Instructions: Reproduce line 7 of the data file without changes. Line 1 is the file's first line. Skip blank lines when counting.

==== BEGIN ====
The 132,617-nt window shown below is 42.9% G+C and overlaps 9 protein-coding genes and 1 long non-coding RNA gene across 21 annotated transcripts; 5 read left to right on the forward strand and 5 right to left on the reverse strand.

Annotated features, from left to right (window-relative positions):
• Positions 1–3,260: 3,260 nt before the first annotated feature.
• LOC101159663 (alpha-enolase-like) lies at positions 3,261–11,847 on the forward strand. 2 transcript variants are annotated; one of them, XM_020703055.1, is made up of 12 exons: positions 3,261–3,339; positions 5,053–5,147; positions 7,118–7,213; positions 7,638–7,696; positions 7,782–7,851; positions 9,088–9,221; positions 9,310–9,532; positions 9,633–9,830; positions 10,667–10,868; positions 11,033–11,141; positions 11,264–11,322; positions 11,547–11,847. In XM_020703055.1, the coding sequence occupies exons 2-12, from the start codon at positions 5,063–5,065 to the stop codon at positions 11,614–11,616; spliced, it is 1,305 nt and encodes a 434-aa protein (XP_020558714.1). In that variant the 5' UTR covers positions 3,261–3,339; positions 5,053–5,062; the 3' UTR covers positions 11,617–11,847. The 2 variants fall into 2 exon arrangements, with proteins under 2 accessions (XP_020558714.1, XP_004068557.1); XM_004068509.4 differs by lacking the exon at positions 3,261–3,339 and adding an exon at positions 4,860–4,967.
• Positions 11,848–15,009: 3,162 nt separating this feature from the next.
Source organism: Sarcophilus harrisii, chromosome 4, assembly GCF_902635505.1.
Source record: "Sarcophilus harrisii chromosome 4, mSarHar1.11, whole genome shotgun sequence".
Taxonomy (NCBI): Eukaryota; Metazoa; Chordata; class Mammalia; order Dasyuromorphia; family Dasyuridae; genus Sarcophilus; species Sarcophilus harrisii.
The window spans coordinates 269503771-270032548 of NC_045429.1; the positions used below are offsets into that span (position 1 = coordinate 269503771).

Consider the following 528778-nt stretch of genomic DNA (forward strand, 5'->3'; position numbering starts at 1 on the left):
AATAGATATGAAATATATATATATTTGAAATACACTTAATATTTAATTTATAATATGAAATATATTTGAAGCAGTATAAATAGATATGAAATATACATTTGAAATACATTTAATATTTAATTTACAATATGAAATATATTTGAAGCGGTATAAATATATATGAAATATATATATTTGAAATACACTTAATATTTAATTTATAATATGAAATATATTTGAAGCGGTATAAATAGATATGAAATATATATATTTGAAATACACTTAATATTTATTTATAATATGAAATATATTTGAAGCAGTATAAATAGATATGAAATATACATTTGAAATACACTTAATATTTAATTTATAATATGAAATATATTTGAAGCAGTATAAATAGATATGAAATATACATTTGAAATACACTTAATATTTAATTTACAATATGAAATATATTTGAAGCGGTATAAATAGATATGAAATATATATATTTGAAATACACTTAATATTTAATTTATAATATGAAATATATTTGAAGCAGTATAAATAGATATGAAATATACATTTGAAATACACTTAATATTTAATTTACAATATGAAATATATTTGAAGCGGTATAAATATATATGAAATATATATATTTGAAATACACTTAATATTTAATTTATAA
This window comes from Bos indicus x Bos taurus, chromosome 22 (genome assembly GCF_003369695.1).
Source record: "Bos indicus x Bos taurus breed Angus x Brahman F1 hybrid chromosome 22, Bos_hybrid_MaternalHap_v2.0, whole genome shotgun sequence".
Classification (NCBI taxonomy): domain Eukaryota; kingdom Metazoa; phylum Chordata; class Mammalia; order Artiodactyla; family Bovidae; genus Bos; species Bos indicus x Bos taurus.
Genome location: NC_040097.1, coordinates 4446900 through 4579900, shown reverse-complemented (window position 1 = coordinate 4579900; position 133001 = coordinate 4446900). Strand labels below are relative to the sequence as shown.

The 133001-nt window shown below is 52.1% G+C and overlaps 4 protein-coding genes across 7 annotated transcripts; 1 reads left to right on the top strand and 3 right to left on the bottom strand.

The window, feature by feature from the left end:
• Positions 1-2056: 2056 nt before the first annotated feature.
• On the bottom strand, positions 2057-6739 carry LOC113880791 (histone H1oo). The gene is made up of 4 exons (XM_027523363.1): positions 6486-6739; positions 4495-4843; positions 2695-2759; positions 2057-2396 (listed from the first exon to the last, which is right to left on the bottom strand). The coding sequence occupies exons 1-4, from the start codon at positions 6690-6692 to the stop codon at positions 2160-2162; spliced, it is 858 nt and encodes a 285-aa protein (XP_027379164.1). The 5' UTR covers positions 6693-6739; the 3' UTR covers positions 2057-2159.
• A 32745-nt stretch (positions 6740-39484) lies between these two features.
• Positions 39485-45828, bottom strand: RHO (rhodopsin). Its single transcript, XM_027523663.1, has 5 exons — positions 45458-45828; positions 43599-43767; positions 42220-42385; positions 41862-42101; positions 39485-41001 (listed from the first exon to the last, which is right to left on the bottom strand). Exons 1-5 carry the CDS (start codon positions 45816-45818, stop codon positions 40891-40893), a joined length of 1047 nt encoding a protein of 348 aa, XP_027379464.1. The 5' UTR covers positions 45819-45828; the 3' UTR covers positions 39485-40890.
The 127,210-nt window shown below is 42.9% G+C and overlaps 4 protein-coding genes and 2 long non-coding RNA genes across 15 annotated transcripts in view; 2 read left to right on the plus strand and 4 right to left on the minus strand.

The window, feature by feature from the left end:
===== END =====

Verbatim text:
Source record: "Sarcophilus harrisii chromosome 4, mSarHar1.11, whole genome shotgun sequence".